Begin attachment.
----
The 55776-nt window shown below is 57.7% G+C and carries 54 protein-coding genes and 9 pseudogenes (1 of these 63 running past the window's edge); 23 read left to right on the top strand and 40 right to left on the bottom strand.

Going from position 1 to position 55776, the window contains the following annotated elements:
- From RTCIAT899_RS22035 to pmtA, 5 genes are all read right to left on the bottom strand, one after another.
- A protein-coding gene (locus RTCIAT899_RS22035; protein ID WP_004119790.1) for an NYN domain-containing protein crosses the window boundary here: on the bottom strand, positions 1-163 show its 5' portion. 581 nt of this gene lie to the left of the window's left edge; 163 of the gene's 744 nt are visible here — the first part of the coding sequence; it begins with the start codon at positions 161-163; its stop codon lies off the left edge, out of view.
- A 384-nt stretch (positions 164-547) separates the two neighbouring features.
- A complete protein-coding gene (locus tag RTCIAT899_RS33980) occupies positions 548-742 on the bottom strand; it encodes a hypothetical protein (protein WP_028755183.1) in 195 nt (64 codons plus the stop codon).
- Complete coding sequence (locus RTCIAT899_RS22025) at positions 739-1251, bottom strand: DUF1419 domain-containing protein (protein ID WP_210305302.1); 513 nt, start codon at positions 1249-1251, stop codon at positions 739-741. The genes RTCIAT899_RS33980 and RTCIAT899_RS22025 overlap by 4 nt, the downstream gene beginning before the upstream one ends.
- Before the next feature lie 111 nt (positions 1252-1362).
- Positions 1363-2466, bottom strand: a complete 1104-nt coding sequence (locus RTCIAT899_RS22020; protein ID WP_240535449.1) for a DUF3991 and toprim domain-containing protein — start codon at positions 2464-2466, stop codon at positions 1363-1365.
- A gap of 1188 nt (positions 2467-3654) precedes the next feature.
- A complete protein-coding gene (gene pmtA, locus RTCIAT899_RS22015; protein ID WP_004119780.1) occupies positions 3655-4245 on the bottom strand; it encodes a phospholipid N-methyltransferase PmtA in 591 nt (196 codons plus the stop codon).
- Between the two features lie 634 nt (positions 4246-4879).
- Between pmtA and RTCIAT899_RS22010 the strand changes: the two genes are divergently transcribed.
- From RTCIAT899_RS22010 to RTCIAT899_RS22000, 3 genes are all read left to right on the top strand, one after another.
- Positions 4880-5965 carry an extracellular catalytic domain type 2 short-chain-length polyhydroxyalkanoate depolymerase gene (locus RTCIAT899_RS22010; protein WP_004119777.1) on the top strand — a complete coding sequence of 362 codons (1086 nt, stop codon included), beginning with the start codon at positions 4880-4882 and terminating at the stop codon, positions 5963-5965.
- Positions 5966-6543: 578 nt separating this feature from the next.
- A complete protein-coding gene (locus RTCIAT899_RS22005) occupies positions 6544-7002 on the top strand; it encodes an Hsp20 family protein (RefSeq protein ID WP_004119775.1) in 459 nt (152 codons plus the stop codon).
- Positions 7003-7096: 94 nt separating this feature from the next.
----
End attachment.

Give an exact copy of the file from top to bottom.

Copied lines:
The 55776-nt window shown below is 57.7% G+C and carries 54 protein-coding genes and 9 pseudogenes (1 of these 63 running past the window's edge); 23 read left to right on the top strand and 40 right to left on the bottom strand.

Going from position 1 to position 55776, the window contains the following annotated elements:
- From RTCIAT899_RS22035 to pmtA, 5 genes are all read right to left on the bottom strand, one after another.
- A protein-coding gene (locus RTCIAT899_RS22035; protein ID WP_004119790.1) for an NYN domain-containing protein crosses the window boundary here: on the bottom strand, positions 1-163 show its 5' portion. 581 nt of this gene lie to the left of the window's left edge; 163 of the gene's 744 nt are visible here — the first part of the coding sequence; it begins with the start codon at positions 161-163; its stop codon lies off the left edge, out of view.
- A 384-nt stretch (positions 164-547) separates the two neighbouring features.
- A complete protein-coding gene (locus tag RTCIAT899_RS33980) occupies positions 548-742 on the bottom strand; it encodes a hypothetical protein (protein WP_028755183.1) in 195 nt (64 codons plus the stop codon).
- Complete coding sequence (locus RTCIAT899_RS22025) at positions 739-1251, bottom strand: DUF1419 domain-containing protein (protein ID WP_210305302.1); 513 nt, start codon at positions 1249-1251, stop codon at positions 739-741. The genes RTCIAT899_RS33980 and RTCIAT899_RS22025 overlap by 4 nt, the downstream gene beginning before the upstream one ends.
- Before the next feature lie 111 nt (positions 1252-1362).
- Positions 1363-2466, bottom strand: a complete 1104-nt coding sequence (locus RTCIAT899_RS22020; protein ID WP_240535449.1) for a DUF3991 and toprim domain-containing protein — start codon at positions 2464-2466, stop codon at positions 1363-1365.
- A gap of 1188 nt (positions 2467-3654) precedes the next feature.
- A complete protein-coding gene (gene pmtA, locus RTCIAT899_RS22015; protein ID WP_004119780.1) occupies positions 3655-4245 on the bottom strand; it encodes a phospholipid N-methyltransferase PmtA in 591 nt (196 codons plus the stop codon).
- Between the two features lie 634 nt (positions 4246-4879).
- Between pmtA and RTCIAT899_RS22010 the strand changes: the two genes are divergently transcribed.
- From RTCIAT899_RS22010 to RTCIAT899_RS22000, 3 genes are all read left to right on the top strand, one after another.
- Positions 4880-5965 carry an extracellular catalytic domain type 2 short-chain-length polyhydroxyalkanoate depolymerase gene (locus RTCIAT899_RS22010; protein WP_004119777.1) on the top strand — a complete coding sequence of 362 codons (1086 nt, stop codon included), beginning with the start codon at positions 4880-4882 and terminating at the stop codon, positions 5963-5965.
- Positions 5966-6543: 578 nt separating this feature from the next.
- A complete protein-coding gene (locus RTCIAT899_RS22005) occupies positions 6544-7002 on the top strand; it encodes an Hsp20 family protein (RefSeq protein ID WP_004119775.1) in 459 nt (152 codons plus the stop codon).
- Positions 7003-7096: 94 nt separating this feature from the next.